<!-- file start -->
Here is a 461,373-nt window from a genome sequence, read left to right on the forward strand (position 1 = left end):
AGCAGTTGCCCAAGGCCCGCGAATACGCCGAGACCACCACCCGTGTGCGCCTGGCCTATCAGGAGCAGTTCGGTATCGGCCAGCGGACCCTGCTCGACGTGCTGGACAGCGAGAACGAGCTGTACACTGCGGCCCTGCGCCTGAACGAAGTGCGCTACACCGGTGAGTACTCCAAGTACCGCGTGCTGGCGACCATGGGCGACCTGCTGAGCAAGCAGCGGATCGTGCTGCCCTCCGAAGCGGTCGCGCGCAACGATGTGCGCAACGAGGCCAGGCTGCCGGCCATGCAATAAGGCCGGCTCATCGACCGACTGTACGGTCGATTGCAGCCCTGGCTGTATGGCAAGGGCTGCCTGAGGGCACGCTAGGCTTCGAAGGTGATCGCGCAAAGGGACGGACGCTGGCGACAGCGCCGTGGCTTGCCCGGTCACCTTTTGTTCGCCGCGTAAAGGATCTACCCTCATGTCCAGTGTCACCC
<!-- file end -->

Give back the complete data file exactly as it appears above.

Here is a 461,373-nt window from a genome sequence, read left to right on the forward strand (position 1 = left end):
AGCAGTTGCCCAAGGCCCGCGAATACGCCGAGACCACCACCCGTGTGCGCCTGGCCTATCAGGAGCAGTTCGGTATCGGCCAGCGGACCCTGCTCGACGTGCTGGACAGCGAGAACGAGCTGTACACTGCGGCCCTGCGCCTGAACGAAGTGCGCTACACCGGTGAGTACTCCAAGTACCGCGTGCTGGCGACCATGGGCGACCTGCTGAGCAAGCAGCGGATCGTGCTGCCCTCCGAAGCGGTCGCGCGCAACGATGTGCGCAACGAGGCCAGGCTGCCGGCCATGCAATAAGGCCGGCTCATCGACCGACTGTACGGTCGATTGCAGCCCTGGCTGTATGGCAAGGGCTGCCTGAGGGCACGCTAGGCTTCGAAGGTGATCGCGCAAAGGGACGGACGCTGGCGACAGCGCCGTGGCTTGCCCGGTCACCTTTTGTTCGCCGCGTAAAGGATCTACCCTCATGTCCAGTGTCACCC